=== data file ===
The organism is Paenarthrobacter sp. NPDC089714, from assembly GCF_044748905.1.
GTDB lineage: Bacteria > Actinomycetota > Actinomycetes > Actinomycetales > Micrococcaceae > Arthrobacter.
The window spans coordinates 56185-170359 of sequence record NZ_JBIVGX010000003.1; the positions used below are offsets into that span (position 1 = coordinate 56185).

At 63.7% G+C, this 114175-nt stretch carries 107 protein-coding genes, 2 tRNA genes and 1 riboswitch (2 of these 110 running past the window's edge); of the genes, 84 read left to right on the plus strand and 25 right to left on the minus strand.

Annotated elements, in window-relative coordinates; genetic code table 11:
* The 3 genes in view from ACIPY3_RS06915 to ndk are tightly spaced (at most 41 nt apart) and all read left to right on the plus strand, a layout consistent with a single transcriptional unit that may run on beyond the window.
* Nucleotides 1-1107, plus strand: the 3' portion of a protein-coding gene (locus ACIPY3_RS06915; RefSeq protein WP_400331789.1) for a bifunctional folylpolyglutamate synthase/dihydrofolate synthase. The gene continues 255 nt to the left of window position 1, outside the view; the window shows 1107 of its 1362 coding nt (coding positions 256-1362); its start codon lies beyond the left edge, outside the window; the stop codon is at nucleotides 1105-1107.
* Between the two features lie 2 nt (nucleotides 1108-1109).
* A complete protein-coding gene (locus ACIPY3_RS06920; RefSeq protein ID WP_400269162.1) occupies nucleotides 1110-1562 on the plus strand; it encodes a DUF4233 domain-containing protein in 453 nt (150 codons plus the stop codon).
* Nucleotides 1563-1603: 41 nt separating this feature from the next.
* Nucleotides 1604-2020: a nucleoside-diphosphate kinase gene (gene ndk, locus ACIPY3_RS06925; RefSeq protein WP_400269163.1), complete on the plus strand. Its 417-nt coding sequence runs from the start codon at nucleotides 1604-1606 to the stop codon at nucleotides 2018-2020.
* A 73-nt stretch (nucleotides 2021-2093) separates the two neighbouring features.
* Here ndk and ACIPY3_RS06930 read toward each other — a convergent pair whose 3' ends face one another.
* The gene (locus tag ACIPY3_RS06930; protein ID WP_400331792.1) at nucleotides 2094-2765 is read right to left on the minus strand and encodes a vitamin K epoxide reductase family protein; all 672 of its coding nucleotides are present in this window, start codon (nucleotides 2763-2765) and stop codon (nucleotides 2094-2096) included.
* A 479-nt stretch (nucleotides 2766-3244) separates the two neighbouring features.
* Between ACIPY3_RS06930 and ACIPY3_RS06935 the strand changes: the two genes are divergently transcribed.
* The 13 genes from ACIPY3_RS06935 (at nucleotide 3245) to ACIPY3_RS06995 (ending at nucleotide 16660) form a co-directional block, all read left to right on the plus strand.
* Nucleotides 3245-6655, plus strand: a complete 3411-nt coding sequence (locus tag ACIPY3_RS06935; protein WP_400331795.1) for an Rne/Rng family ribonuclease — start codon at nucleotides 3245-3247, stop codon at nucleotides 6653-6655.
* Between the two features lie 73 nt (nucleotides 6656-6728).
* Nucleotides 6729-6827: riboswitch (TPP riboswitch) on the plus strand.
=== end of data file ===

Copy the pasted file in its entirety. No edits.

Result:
The organism is Paenarthrobacter sp. NPDC089714, from assembly GCF_044748905.1.
GTDB lineage: Bacteria > Actinomycetota > Actinomycetes > Actinomycetales > Micrococcaceae > Arthrobacter.
The window spans coordinates 56185-170359 of sequence record NZ_JBIVGX010000003.1; the positions used below are offsets into that span (position 1 = coordinate 56185).

At 63.7% G+C, this 114175-nt stretch carries 107 protein-coding genes, 2 tRNA genes and 1 riboswitch (2 of these 110 running past the window's edge); of the genes, 84 read left to right on the plus strand and 25 right to left on the minus strand.

Annotated elements, in window-relative coordinates; genetic code table 11:
* The 3 genes in view from ACIPY3_RS06915 to ndk are tightly spaced (at most 41 nt apart) and all read left to right on the plus strand, a layout consistent with a single transcriptional unit that may run on beyond the window.
* Nucleotides 1-1107, plus strand: the 3' portion of a protein-coding gene (locus ACIPY3_RS06915; RefSeq protein WP_400331789.1) for a bifunctional folylpolyglutamate synthase/dihydrofolate synthase. The gene continues 255 nt to the left of window position 1, outside the view; the window shows 1107 of its 1362 coding nt (coding positions 256-1362); its start codon lies beyond the left edge, outside the window; the stop codon is at nucleotides 1105-1107.
* Between the two features lie 2 nt (nucleotides 1108-1109).
* A complete protein-coding gene (locus ACIPY3_RS06920; RefSeq protein ID WP_400269162.1) occupies nucleotides 1110-1562 on the plus strand; it encodes a DUF4233 domain-containing protein in 453 nt (150 codons plus the stop codon).
* Nucleotides 1563-1603: 41 nt separating this feature from the next.
* Nucleotides 1604-2020: a nucleoside-diphosphate kinase gene (gene ndk, locus ACIPY3_RS06925; RefSeq protein WP_400269163.1), complete on the plus strand. Its 417-nt coding sequence runs from the start codon at nucleotides 1604-1606 to the stop codon at nucleotides 2018-2020.
* A 73-nt stretch (nucleotides 2021-2093) separates the two neighbouring features.
* Here ndk and ACIPY3_RS06930 read toward each other — a convergent pair whose 3' ends face one another.
* The gene (locus tag ACIPY3_RS06930; protein ID WP_400331792.1) at nucleotides 2094-2765 is read right to left on the minus strand and encodes a vitamin K epoxide reductase family protein; all 672 of its coding nucleotides are present in this window, start codon (nucleotides 2763-2765) and stop codon (nucleotides 2094-2096) included.
* A 479-nt stretch (nucleotides 2766-3244) separates the two neighbouring features.
* Between ACIPY3_RS06930 and ACIPY3_RS06935 the strand changes: the two genes are divergently transcribed.
* The 13 genes from ACIPY3_RS06935 (at nucleotide 3245) to ACIPY3_RS06995 (ending at nucleotide 16660) form a co-directional block, all read left to right on the plus strand.
* Nucleotides 3245-6655, plus strand: a complete 3411-nt coding sequence (locus tag ACIPY3_RS06935; protein WP_400331795.1) for an Rne/Rng family ribonuclease — start codon at nucleotides 3245-3247, stop codon at nucleotides 6653-6655.
* Between the two features lie 73 nt (nucleotides 6656-6728).
* Nucleotides 6729-6827: riboswitch (TPP riboswitch) on the plus strand.